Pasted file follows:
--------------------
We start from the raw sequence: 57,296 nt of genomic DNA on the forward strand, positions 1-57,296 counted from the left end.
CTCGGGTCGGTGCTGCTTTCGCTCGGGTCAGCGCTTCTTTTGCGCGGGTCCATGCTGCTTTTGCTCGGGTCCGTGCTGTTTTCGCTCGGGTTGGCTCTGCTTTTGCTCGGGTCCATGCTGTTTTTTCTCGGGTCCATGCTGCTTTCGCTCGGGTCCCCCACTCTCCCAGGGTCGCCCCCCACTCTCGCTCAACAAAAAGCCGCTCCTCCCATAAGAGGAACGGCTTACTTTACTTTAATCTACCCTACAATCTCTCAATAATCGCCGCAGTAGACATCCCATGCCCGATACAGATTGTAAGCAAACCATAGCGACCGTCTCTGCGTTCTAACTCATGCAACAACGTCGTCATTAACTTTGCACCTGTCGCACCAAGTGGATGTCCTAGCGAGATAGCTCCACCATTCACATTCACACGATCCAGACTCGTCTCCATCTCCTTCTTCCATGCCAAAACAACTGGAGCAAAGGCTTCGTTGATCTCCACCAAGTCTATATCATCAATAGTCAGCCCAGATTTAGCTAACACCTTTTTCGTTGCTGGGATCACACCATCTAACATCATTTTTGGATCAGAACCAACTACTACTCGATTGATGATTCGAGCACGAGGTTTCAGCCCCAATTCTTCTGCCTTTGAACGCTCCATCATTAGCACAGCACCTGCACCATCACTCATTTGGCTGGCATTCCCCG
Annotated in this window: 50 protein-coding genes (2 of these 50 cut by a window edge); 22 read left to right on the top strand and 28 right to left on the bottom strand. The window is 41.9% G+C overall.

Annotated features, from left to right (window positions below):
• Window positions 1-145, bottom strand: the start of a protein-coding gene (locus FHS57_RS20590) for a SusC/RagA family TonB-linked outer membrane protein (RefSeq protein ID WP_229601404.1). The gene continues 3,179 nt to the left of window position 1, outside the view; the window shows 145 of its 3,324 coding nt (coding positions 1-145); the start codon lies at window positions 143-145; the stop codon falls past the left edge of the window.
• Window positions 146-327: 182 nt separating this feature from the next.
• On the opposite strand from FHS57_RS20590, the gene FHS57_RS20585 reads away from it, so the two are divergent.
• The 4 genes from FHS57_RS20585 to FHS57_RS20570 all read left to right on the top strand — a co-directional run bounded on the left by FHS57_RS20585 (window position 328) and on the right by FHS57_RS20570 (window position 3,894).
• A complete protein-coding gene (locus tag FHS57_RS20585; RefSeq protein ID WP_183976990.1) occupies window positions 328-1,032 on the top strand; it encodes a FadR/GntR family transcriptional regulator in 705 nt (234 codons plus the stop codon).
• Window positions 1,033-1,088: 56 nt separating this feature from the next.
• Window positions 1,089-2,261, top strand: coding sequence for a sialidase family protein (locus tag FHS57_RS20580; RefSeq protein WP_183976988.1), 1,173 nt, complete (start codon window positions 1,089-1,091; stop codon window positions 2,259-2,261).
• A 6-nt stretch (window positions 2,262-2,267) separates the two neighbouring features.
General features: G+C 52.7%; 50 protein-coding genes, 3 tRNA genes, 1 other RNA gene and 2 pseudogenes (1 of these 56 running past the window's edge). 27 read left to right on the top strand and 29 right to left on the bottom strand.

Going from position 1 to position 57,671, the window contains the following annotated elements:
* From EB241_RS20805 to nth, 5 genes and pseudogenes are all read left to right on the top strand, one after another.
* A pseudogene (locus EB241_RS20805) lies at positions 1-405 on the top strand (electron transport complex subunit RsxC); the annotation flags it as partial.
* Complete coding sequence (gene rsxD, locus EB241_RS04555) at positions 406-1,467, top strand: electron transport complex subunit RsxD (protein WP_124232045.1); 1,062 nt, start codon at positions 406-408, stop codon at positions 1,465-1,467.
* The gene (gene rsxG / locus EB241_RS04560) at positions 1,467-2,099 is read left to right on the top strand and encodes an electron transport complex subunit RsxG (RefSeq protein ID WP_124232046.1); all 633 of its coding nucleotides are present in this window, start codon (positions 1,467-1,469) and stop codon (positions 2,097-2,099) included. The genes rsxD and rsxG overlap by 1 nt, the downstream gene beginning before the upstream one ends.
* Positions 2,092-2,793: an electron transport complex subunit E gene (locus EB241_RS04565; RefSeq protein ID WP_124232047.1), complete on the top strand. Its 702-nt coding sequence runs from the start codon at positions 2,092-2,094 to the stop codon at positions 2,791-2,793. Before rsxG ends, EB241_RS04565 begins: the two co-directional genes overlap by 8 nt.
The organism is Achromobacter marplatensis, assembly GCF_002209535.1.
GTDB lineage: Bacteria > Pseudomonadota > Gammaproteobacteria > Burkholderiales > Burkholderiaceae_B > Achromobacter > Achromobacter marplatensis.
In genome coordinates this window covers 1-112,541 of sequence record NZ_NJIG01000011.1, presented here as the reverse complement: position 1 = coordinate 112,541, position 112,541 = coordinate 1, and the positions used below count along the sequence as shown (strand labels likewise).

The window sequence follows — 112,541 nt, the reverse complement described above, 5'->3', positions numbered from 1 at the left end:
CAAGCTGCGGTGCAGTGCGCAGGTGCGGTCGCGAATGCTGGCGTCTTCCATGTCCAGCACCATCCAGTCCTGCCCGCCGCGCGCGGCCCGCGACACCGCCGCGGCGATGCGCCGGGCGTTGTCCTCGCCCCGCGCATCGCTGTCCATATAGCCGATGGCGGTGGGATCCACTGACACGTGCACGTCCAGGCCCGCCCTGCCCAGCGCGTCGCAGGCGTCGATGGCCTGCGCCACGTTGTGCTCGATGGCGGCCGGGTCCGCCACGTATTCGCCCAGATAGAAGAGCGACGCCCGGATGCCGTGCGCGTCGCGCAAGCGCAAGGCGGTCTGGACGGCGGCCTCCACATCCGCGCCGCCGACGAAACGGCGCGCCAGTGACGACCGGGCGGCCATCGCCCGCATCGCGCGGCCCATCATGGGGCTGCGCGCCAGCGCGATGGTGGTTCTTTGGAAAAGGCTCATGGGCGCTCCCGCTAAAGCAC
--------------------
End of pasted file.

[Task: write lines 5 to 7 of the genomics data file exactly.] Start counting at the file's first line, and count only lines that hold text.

• Window positions 1-145, bottom strand: the start of a protein-coding gene (locus FHS57_RS20590) for a SusC/RagA family TonB-linked outer membrane protein (RefSeq protein ID WP_229601404.1). The gene continues 3,179 nt to the left of window position 1, outside the view; the window shows 145 of its 3,324 coding nt (coding positions 1-145); the start codon lies at window positions 143-145; the stop codon falls past the left edge of the window.
• Window positions 146-327: 182 nt separating this feature from the next.
• On the opposite strand from FHS57_RS20590, the gene FHS57_RS20585 reads away from it, so the two are divergent.